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ASK A COP: Navigating school zones, railway crossings safely

ASK A COP: Navigating school zones, railway crossings safely

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Q. When do you have to come to a stop regarding a school bus?

Krisa Brass

Cpl. Krisa Brass is with the Scottsbluff Police Department. She will answer questions submitted by readers each week. To submit a question for consideration, email youasked@starherald.com or leave your question in a message, 308-632-9057.

A. According to Nebraska State Statute, upon meeting or overtaking, from the front or rear, any school bus on which the yellow warning signal lights are flashing, the driver of a motor vehicle shall reduce the speed of such vehicle to not more than 25 miles per hour, shall bring such vehicle to a complete stop when the school bus is stopped, the stop signal arm is extended, and the flashing red signal lights are turned on, and shall remain stopped until the flashing red signal lights are turned off, the stop signal arm is retracted, and the school bus resumes motion.

This does not apply to approaching traffic in the opposite direction on a divided highway. Nor does it apply to approaching traffic when there is displayed a sign as provided in subsection 8 of the statute directing traffic to proceed. Subsection 8 states a school bus is parked in a designated school bus loading area which is out of the flow of traffic and is adjacent to a school site. When the school bus is parked on a roadway which possesses more than one lane of traffic flowing in the same direction (and which is adjacent to a school site), the bus driver shall engage only the hazard warning flasher lights when receiving or discharging pupils if a school busy loading area warning is displayed.

The signs shall not be directly attached to the bus but should be free standing and placed at the rear of a parked school bus or line of parked school buses.

Being mindful of school buses is a must not only for the safety of children but also to avoid a hefty fine. If found violating this statute and convicted, the penalty is a $500 fine and loss of points on your license.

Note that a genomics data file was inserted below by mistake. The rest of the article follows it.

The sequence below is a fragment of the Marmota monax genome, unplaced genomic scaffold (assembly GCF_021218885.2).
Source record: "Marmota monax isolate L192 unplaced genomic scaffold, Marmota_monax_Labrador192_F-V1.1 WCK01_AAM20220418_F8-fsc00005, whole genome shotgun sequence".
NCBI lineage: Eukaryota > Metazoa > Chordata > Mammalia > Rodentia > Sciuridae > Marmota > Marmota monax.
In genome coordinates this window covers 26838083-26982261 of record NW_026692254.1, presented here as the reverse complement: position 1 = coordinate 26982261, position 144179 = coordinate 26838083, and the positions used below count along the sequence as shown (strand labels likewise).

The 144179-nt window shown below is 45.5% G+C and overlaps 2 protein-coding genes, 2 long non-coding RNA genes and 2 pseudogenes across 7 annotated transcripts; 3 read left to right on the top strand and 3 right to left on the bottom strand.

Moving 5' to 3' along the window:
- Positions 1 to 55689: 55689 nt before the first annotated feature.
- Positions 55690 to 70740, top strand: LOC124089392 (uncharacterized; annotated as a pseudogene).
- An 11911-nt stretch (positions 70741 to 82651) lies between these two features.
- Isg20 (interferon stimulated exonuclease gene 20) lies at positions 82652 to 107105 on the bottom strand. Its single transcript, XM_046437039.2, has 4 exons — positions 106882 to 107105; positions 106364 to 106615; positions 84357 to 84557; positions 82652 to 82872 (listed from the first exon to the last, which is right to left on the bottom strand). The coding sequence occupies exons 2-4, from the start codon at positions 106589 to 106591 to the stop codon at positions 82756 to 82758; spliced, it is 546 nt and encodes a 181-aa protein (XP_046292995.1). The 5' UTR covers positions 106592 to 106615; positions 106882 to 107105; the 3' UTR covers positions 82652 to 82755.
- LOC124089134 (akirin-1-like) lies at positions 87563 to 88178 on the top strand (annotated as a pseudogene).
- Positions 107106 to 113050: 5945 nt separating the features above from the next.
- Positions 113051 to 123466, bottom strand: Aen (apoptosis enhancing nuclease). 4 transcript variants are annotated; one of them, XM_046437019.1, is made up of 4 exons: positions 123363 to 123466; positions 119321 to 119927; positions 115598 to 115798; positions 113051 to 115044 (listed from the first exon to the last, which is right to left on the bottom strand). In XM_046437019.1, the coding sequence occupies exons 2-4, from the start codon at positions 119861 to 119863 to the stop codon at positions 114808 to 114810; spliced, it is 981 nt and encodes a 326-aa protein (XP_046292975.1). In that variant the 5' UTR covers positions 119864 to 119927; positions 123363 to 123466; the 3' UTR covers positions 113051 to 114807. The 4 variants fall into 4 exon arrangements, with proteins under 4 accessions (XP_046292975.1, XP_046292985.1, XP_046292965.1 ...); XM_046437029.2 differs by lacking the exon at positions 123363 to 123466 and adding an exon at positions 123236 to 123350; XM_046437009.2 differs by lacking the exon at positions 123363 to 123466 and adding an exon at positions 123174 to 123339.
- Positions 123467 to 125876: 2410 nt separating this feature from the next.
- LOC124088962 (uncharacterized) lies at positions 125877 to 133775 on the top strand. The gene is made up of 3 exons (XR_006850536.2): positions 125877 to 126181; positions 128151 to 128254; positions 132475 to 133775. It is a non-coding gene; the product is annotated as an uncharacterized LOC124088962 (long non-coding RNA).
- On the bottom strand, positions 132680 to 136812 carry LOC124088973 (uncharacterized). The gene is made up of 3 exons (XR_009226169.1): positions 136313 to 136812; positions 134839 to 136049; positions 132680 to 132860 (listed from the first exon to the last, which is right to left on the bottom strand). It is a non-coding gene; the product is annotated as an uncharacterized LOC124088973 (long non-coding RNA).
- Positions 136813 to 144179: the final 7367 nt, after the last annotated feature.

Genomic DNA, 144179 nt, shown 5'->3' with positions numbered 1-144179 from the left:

Q. Do you really have to wait for railroad crossing arms to go all the way up before driving through?

A. Yes, you really do. When a person driving a vehicle approaches a railroad grade crossing, they most stop within 50 feet but not less than 15 feet from the nearest rail of such railroad and shall not proceed until they can do so safely.

This applies when a clearly visible electric or mechanical signal device gives warning of the immediate approach of a railroad train or on-track equipment, a crossing gate is lowered or a flagperson gives or continues to give a signal of the approach or passage of a railroad train or on-track equipment, a railroad train or on-track equipment approaching within approximately one-quarter mile of the highway crossing emits a signal audible from such distance and such railroad train or on-track equipment, by reason of its speed or nearness to such crossing, is an immediate hazard, an approaching railroad train or on-track equipment is plainly visible and is in hazardous proximity to such crossing, a stop sign is erected at such crossing, or a passive warning device is located at or in advance of such crossing and an approaching railroad train or on-track equipment is audible.

It probably sounds like a whole lot of legal jargon, but the part to remember is a person shall not drive any vehicle through, around, or under any crossing gate or barrier at a railroad crossing while such gate or barrier is closed or is being opened or closed.

Each week, Scottsbluff Police Cpl. Krisa Brass will answer questions submitted by Star-Herald readers. Send questions for consideration to youasked@starherald.com or by leaving your question at 308-632-9057.


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